However and notably, if one dimension of foresight pertains to considering the future and the well-being and interests of future generations when determining actions in the present, the other lies in reconciling with the reality that no matter how sophisticated the analysis methods, or how intensive the investments, the future still remains unknown (Conceicao, 2022). Likewise, the experiences and desires of future generations, while possible to imagine, are impossible to know. And specifically within these, the experiences and desires of different communities of future generations are also equally impossible to know or imagine — let alone by those outside of those community groups. No amount of persona methods can put us in the actual boots of lived experiences in the current nor in the imaginations of the future.

This inherent tension does not negate the value of efforts to assess future dynamics, ultimately derived from a combination of existing evidence and patterns, informed imagination and abductive reasoning (Robele, 2022).

Being anticipatory calls for enhanced capabilities and infrastructure by which policymakers and societies can exercise moral imagination and dialectical thinking. This transparency around how shared values are deliberated is also critical for designing risk mitigation frameworks to navigate extremely volatile futures, which calls for shifting away from the largely financially-driven premise of many conventional risk frames (Robele, 2022). With less risks that can be “priced and crystallizable” when thinking about long-term development trajectories, one needs to also “talk about the price or value of a human and how to price risk to human life, or price the risk to human thriving and development.” Without this shift, these categories of risks and the “non-asset owners” in societies will remain largely ignored.

So some examples of what a systemic decolonial and feminist approach consist of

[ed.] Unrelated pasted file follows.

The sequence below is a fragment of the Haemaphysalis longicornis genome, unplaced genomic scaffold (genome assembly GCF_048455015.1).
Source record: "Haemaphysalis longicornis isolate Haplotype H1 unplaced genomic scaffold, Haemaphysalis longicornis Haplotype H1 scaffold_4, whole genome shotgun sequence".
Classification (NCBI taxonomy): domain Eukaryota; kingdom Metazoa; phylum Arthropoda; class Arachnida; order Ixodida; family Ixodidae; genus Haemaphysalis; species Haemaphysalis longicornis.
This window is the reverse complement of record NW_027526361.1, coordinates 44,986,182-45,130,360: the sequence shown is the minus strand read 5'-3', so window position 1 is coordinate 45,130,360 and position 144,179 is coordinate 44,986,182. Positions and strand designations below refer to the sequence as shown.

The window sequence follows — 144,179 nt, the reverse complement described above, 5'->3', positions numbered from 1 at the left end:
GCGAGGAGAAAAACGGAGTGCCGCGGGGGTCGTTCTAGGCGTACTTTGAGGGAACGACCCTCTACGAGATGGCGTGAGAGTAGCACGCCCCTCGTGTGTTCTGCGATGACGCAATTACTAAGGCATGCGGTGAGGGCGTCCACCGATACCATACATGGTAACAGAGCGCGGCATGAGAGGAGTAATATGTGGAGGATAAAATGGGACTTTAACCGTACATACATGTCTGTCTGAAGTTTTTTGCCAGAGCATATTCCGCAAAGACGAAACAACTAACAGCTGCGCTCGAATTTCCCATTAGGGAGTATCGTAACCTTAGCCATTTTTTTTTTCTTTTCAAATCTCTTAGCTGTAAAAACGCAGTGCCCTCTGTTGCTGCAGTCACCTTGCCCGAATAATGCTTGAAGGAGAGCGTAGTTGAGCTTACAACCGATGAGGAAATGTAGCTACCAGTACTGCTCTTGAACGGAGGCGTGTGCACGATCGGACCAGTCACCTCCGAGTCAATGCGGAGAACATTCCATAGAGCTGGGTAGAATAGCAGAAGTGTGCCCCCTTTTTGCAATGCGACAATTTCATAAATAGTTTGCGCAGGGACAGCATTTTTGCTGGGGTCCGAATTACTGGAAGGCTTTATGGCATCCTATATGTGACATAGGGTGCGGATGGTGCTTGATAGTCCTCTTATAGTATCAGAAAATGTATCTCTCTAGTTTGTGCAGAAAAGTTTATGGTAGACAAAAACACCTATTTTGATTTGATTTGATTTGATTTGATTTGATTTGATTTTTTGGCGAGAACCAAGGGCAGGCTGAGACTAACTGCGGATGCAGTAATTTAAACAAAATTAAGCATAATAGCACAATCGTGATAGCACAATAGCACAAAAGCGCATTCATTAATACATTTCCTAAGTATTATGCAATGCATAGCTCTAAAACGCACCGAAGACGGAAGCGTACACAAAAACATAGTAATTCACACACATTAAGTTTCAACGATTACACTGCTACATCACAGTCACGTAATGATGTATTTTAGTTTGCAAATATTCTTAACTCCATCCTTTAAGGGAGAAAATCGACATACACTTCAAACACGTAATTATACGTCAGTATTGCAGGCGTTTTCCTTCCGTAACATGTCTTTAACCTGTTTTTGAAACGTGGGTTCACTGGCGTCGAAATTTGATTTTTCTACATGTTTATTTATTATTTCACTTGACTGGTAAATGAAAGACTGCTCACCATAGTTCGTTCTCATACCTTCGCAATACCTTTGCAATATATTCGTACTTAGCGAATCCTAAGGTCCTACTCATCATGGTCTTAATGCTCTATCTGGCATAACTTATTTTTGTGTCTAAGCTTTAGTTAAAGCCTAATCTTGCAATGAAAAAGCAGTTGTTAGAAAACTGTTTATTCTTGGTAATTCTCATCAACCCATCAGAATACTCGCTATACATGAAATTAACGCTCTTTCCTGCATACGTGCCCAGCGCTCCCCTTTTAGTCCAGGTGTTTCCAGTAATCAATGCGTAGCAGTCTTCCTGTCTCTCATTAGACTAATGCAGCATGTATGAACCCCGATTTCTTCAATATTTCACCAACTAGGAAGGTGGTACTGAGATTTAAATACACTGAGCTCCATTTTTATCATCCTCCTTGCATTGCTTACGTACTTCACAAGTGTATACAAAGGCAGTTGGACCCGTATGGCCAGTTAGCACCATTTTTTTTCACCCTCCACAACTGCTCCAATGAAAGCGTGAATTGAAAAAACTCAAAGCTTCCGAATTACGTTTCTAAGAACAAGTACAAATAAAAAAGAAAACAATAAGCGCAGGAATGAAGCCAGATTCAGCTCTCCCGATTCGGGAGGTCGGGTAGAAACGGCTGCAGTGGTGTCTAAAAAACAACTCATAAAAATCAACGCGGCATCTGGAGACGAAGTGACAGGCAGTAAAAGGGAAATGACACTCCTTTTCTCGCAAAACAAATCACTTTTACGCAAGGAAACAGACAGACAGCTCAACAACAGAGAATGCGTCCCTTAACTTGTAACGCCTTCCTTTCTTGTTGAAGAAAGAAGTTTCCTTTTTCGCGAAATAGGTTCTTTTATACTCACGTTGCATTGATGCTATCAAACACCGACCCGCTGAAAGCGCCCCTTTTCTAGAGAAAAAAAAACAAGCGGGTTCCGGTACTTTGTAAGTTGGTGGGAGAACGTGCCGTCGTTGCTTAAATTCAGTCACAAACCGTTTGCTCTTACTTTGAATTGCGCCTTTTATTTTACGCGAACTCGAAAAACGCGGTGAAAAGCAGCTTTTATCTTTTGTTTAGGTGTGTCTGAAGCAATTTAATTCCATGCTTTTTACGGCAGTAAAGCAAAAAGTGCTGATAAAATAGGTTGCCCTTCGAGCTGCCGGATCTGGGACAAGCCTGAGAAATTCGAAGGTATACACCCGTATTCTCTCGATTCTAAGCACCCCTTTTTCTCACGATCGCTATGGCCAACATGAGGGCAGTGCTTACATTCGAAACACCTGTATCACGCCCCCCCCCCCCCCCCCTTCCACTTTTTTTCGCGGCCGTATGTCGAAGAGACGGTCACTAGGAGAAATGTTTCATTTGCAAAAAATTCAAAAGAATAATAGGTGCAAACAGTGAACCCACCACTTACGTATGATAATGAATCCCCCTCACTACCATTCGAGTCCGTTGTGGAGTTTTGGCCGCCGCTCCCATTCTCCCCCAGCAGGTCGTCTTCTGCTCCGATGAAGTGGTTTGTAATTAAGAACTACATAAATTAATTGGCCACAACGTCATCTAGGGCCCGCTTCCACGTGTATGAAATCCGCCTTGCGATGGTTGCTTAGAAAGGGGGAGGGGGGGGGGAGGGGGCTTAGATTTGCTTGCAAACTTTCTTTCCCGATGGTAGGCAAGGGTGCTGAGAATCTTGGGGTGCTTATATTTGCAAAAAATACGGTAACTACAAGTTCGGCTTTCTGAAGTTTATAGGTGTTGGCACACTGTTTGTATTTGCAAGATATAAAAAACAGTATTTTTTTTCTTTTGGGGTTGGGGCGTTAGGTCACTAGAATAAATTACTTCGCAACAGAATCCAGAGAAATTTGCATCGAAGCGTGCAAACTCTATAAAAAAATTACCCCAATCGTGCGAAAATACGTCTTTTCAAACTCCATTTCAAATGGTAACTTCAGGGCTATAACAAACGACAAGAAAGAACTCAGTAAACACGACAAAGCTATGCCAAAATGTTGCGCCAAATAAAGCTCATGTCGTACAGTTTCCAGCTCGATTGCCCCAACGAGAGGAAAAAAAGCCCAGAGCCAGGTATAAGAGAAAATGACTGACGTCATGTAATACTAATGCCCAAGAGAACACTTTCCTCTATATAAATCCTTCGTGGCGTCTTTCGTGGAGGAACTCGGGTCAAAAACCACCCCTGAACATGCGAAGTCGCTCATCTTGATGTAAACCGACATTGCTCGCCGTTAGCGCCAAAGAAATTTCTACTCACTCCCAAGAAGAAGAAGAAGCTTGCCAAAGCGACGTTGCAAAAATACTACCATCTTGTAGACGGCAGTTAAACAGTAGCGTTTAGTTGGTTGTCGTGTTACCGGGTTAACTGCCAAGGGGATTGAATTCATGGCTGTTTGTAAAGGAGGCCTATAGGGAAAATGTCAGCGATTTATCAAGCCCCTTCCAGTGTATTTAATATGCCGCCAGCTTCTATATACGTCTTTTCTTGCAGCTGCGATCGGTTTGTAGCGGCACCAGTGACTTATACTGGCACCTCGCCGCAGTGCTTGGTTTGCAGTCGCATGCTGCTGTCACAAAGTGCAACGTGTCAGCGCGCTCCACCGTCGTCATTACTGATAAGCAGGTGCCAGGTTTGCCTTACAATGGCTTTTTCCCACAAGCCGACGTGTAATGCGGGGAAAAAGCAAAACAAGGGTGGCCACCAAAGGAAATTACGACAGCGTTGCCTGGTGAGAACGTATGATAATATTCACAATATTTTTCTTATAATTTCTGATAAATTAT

Moving from Tight circles of ‘recognized’ expertise:

Current foresight practice sees similarity in expertise and little recognition of non-academically qualified practitioners or people with lived experience. Cynthia Selin puts forward the argument that foresight methods have their own schemes on what counts as anticipatory knowledge and specify through which channels such knowledge should be generated and shared. These futures then get accepted as ‘official futures’ without nuance and become self-fulfilling.

Moving to Recognizing Positionality:

When the same groups of “experts” facilitate foresight processes and workshops, we continue the same epistemology of knowledge and learning. Whether consciously or unconsciously, we recreate our own image. Recognizing the positionality of facilitation and decision making within our wider metropolis allows an assessment on impacts of bias or privilege.

Moving from Narrow Epistemology:

The frameworks behind foresight tools and approaches have hardly evolved over the last few decades. Though recent years have seen expansion of epistemology in terms of storytelling and concepts of time, this has not translated in a legitimate way to mainstream curricula.

Moving to Legitimacy in Pluriversality:

Utilizing a wider range of knowledge sources and experiences legitimizes a multiplicity of conceptual models and prevents the replication of an echo-chamber worldview via limited perspectives that do not account for normative, philosophical and cultural realities. The addition of different epistomologies allows us to recognize that multiple truths and multiple realities exist at the same time and are seen, experienced, imagined and lived by different groups of people even within similar contexts. Pluriversality gives socio-political and ecological momentum to affect relationality in literacy and challenges Eurocentric pedagogy that do not reflect realities the world over (Perry, 2020)